This is part 3 of my review of the Pathfinder Playtest from Paizo. You can see part 1 here  and part 2 here . In this part of the review, I’ll comment on Advancement and Options, and Playing the Game. The fourth segment will contain my thoughts on Game Mastering through Appendices.
If you’re interested in reading along with me during the review, you can pick up the free PDF of the playtest rulebook at Paizo’s site: http://paizo.com/pathfinderplaytest 
Advancement and Options
When I hit the advancement section, I was expecting a long and involved process, which is the nature of the crunchier games like Pathfinder. I was pleasantly surprised to find the advancement instructions to be only a single page. It’s straightforward and simple. I like this quite a bit.
One thing I made a strong note of is that each level is 1,000 XP. The increasing experience point requirements for higher levels has gone the way of the past for Pathfinder. This means gaining levels is a linear process, not an increasing barrier. I find this incredibly interesting on how higher-powered obstacles will turn in experience points for the characters. I’m assuming the XP award information will be found in the GM section, so I’m looking forward to getting the other side of the coin for this process.
There are seven archetypes offered in the playtest book, and they mention that this is a sample. The seven they have are just enough to give a taste of how things work, but still provide some options for characters during the playtest process. Based on this taste, I can’t wait to see the full buffet of choices for the archetypes.
Archetypes appear to be replacements for prestige classes. Like with prestige classes, some of the archetypes can be taken at lower levels, which others have higher requirements, including some events that must happen with the character before the archetype can be chosen.
There are two types of archetypes: multiclass and prestige.
Multiclass archetypes allow a character of one class to tap into the powers of another class, but in a limited fashion. This allows for a fighter to gain some healing ability or maybe some rogue skills. Like with the rest of the power-gain systems, these are based on feats. One thing to note here is that a character cannot multiclass into a class they already have. In other words, you can’t be a cleric and gain extra cleric goodies by multiclassing as a cleric also.
Prestige archetypes are, as the name implies, more like prestige classes. These archetypes can focus in a character’s abilities and add some new options for their class. While the text in the playtest book is limited, I can see some expansion happening not only with the choices available, but more in-depth descriptions of the archetypes as well.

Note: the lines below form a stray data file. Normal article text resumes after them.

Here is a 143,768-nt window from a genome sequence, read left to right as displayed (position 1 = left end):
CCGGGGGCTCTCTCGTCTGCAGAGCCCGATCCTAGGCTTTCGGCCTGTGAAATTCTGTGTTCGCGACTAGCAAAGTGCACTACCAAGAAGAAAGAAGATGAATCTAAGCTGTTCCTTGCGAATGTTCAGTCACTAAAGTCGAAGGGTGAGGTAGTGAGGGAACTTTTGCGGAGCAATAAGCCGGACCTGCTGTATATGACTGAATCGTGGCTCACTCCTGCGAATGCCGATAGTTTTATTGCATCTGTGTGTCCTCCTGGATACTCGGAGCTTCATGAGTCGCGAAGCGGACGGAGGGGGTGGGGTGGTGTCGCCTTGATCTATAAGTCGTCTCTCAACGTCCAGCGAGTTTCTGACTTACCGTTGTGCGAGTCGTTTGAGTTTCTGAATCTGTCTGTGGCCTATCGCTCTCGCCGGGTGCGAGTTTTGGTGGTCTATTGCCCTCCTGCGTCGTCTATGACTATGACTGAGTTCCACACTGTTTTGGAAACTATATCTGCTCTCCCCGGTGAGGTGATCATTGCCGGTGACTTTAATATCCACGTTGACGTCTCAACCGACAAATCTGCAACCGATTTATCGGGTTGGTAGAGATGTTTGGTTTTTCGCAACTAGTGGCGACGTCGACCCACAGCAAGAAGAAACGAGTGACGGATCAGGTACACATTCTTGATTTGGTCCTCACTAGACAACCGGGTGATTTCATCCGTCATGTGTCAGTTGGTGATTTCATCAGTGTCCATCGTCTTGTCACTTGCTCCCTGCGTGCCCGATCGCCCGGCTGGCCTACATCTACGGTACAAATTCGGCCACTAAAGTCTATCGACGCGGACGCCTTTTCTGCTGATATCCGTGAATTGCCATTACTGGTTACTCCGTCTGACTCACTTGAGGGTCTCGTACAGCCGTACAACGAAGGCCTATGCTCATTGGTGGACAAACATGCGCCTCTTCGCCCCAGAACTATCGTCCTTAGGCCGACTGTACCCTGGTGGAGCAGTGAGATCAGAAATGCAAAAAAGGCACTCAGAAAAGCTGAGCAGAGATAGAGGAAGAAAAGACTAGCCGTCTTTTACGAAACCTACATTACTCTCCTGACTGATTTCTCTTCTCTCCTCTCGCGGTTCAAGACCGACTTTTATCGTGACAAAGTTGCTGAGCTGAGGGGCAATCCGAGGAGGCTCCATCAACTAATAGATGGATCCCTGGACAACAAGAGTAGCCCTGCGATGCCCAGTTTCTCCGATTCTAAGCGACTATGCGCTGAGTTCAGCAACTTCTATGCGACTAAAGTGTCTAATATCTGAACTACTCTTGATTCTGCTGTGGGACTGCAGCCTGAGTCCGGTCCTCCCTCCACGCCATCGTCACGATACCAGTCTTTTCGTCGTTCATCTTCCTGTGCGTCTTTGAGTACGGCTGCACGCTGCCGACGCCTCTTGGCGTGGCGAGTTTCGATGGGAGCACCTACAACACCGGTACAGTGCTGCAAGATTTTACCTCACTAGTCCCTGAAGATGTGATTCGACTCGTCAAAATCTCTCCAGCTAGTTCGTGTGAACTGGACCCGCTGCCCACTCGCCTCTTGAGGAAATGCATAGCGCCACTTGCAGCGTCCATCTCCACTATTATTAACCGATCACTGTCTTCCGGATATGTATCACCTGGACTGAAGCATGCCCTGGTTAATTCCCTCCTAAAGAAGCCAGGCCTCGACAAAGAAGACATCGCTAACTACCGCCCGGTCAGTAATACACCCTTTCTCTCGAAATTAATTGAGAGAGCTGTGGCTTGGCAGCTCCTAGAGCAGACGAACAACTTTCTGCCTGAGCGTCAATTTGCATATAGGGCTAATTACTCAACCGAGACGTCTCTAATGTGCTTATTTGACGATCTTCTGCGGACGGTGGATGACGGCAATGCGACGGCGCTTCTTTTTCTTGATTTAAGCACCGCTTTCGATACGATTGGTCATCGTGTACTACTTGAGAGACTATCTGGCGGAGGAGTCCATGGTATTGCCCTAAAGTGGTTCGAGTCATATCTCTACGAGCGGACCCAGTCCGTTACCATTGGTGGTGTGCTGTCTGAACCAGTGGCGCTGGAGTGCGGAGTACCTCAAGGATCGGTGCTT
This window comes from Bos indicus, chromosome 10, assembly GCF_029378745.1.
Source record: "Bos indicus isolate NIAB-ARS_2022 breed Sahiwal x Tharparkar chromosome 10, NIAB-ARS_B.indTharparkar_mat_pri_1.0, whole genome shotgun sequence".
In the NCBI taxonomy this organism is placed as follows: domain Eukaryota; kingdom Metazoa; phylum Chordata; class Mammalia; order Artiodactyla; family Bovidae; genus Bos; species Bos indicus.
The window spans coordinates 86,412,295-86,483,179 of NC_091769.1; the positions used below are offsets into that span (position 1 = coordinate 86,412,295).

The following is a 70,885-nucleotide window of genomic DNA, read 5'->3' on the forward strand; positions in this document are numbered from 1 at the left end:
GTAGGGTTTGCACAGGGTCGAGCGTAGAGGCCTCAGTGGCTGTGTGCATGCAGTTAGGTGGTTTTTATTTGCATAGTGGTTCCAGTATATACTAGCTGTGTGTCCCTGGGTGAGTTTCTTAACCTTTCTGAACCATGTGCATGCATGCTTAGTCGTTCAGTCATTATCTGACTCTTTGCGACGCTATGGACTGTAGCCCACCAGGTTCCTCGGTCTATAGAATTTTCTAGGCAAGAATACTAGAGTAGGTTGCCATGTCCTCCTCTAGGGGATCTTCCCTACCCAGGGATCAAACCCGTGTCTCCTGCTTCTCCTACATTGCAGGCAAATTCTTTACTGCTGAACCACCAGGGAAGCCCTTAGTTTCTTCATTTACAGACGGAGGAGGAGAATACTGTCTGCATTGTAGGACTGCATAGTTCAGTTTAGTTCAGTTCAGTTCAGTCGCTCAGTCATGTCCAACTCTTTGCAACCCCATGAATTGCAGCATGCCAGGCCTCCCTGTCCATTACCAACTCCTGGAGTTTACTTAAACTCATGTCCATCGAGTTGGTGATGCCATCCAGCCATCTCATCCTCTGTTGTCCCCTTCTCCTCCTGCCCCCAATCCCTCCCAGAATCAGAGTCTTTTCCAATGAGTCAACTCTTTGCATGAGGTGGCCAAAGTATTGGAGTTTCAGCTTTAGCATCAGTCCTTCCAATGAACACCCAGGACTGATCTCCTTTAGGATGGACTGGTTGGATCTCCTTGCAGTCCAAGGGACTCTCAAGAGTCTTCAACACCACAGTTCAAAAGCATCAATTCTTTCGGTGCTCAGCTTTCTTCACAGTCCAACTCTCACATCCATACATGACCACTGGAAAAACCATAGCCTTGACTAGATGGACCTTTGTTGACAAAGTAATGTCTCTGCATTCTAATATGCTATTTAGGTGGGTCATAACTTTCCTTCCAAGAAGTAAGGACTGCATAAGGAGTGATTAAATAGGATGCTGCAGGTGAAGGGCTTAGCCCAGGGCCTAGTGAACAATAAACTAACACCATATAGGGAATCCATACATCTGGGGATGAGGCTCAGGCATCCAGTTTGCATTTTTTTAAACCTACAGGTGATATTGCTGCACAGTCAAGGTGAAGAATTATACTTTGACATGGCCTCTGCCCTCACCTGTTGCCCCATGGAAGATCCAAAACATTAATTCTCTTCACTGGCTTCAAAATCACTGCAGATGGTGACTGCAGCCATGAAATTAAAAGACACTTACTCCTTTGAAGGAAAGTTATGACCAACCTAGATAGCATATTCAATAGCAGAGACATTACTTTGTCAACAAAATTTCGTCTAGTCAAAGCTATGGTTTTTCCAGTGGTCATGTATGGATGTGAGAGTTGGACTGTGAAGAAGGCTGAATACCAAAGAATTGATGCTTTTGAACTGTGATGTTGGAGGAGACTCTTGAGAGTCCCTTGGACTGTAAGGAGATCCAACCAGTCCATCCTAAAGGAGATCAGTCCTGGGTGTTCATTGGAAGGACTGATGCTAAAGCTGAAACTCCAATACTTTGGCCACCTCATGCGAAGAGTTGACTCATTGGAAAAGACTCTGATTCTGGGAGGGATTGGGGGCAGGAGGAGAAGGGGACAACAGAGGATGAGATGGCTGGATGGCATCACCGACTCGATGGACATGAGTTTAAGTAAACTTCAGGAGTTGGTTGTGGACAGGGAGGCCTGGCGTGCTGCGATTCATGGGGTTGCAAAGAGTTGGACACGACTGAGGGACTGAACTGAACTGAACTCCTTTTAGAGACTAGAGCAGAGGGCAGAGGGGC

I like that the archetypes are placed in the “options” section of the book because they are far from required to call out a character as being special or unique, but there is extra flavor and style that can be gained by leveraging an archetype. One thing to note, is that an archetype does not directly deliver extra “class abilities or powers” like prestige classes did. Choosing an archetype just opens up more options for feats that a player can choose from for her character.
Building an animal companion is much like building a character in that you have stats, feats, actions, and types of companions. There are some sample builds of animal companions, but they are base stats, not final stats. I’ve read through the animal companion section three times so far, and I have to admit that I’m still fairly well confused about how to stat out an animal companion. Seeing a “final stat block” of one of the examples would have helped me piece things together to see how it all works. My advice to Paizo for this segment is to look at the descriptive and rules text in this section an clarify things quite a bit.
Having said this, I think there are some slick options and actions for animal companions. I like them quite a bit, but I also didn’t see a limitation on which actions which types of animals could use or have. Maybe there were some things taken out of the final text to make the playtest book shorter that could have clarified everything in here.
There is also a section on familiars, and this section is pretty brief, but does explain familiar abilities and how they interact with the spellcaster. Somehow, this section is very clear to me on familiar stats and abilities, unlike the main animal companion section. The only thing I see that’s missing, which will probably land in the final product, is what happens when a familiar dies. This has always been key to this genre of RPGs, so I’m kind of surprised at the oversight in this area.
There are two pages of brief summaries for the deities found within Golarion. There are 20 of the world’s deities summarized here, and these summaries include alignment, edicts, anathema, and favored weapon. If you note that domains are missing here, that’s because they are included with the cleric class information earlier in the book. This is what I was talking about in my “part 1” of the Pathfinder playtest review. The deity information is split across two sections and hundreds of pages, which makes finding all of the details about a single deity cumbersome and slow. The domain listing should be combined with this section for ease of use.
Playing The Game
Now for the meat of the game mechanics themselves. There are 35 pages of rules. I’m hesitant to dive into the details of all 35 pages of the rules because that would make this portion of the review extremely lengthy. Instead, I’m going to gloss over repeating the rules, and just give my impressions and the highlights.